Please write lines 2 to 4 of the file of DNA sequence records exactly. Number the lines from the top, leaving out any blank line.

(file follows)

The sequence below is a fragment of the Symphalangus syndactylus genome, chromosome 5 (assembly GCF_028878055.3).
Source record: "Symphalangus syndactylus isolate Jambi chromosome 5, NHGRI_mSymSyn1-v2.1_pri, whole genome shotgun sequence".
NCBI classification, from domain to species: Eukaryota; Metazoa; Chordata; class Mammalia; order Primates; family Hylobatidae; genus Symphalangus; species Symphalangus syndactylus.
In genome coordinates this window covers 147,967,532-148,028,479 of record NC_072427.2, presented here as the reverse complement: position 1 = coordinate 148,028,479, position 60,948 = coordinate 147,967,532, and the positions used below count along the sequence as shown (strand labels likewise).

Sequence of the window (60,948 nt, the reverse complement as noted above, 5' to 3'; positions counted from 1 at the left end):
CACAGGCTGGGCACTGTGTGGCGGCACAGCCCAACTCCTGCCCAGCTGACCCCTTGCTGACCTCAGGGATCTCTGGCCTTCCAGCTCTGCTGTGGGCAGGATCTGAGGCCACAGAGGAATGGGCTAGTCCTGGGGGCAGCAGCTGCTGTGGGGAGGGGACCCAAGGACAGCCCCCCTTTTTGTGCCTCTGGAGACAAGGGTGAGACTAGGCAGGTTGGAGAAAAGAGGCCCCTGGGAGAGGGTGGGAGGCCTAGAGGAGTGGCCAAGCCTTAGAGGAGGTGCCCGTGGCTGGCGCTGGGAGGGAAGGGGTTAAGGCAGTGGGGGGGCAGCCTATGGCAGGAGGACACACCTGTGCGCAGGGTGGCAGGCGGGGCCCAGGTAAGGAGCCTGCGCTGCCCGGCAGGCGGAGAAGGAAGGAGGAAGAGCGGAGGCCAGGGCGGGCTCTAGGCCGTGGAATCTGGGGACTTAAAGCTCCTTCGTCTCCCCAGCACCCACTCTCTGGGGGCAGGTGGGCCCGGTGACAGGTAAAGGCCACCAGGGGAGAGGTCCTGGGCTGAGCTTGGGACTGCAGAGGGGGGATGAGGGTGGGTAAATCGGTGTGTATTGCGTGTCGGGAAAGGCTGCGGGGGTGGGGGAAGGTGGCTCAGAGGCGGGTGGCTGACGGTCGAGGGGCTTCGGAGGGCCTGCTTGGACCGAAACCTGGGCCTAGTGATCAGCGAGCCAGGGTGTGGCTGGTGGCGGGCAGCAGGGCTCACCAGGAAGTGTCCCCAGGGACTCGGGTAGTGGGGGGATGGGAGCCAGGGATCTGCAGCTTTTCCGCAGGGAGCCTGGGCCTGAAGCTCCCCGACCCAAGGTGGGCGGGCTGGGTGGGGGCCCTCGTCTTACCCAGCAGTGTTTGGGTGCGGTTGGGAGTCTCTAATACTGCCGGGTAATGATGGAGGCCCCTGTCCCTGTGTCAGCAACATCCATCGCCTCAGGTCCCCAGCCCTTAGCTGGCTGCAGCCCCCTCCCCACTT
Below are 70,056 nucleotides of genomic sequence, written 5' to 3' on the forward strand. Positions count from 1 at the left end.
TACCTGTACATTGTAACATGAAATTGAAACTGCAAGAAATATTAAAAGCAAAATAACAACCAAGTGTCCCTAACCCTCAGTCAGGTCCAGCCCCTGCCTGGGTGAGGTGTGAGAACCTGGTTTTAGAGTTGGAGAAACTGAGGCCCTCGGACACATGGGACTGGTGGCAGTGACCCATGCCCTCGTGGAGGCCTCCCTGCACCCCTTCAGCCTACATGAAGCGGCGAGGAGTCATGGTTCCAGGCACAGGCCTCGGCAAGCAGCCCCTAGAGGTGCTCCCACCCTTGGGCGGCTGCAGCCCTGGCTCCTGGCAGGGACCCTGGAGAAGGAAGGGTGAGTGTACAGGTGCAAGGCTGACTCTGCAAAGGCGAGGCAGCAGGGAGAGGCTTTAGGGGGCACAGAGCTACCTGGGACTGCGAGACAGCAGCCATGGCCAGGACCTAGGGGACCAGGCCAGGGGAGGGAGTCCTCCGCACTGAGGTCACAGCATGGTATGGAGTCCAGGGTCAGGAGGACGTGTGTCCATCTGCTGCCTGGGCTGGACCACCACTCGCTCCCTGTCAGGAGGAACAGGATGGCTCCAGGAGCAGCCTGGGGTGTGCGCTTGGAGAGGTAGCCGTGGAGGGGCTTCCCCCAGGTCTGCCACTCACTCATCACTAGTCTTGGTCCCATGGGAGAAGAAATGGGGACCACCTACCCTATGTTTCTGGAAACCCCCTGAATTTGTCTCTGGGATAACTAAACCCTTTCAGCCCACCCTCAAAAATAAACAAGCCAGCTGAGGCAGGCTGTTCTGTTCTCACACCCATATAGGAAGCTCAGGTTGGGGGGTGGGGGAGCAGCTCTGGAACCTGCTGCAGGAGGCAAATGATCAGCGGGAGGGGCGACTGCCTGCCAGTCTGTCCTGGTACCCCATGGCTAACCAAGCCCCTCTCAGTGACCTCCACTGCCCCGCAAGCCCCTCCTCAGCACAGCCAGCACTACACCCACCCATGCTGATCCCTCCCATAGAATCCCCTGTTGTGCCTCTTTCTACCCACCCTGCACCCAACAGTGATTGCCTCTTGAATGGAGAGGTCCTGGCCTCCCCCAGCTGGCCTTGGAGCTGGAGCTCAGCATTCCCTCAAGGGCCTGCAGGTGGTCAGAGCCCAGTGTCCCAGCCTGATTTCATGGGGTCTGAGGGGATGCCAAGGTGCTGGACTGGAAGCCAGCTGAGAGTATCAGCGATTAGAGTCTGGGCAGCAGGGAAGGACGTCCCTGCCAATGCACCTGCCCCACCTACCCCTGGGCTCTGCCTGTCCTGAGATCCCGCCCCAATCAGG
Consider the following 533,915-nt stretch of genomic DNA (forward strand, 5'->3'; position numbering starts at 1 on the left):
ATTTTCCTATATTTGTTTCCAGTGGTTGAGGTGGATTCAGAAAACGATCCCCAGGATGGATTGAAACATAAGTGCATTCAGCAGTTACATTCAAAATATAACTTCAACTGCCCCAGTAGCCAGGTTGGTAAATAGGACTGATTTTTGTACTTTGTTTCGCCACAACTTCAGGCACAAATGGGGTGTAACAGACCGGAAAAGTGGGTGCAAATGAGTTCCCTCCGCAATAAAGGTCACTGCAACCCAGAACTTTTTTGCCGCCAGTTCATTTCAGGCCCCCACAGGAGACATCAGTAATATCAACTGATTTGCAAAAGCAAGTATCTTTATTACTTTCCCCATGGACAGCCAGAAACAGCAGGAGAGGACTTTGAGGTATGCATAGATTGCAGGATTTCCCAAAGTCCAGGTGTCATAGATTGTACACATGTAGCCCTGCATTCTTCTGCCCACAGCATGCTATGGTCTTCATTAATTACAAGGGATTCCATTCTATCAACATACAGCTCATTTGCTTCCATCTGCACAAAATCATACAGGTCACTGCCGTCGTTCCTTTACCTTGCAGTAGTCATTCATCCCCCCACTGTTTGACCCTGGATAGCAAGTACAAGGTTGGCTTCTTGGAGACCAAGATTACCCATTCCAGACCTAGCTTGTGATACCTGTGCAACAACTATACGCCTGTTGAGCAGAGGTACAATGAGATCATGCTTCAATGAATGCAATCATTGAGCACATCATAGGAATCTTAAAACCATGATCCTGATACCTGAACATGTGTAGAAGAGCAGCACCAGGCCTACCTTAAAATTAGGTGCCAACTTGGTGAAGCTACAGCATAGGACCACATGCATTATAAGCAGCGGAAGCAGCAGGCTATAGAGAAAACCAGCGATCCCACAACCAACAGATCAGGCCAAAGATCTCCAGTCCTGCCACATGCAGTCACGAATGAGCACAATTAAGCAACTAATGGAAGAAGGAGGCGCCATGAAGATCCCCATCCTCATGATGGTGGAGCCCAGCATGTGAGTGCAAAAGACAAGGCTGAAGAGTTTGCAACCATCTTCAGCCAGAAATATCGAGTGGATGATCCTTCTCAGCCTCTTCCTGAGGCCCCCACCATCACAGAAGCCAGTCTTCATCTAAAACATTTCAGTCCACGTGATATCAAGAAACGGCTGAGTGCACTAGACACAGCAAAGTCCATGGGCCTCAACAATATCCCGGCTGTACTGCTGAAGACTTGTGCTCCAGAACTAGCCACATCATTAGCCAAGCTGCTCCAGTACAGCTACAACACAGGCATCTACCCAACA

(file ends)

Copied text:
Source record: "Symphalangus syndactylus isolate Jambi chromosome 5, NHGRI_mSymSyn1-v2.1_pri, whole genome shotgun sequence".
NCBI classification, from domain to species: Eukaryota; Metazoa; Chordata; class Mammalia; order Primates; family Hylobatidae; genus Symphalangus; species Symphalangus syndactylus.
In genome coordinates this window covers 147,967,532-148,028,479 of record NC_072427.2, presented here as the reverse complement: position 1 = coordinate 148,028,479, position 60,948 = coordinate 147,967,532, and the positions used below count along the sequence as shown (strand labels likewise).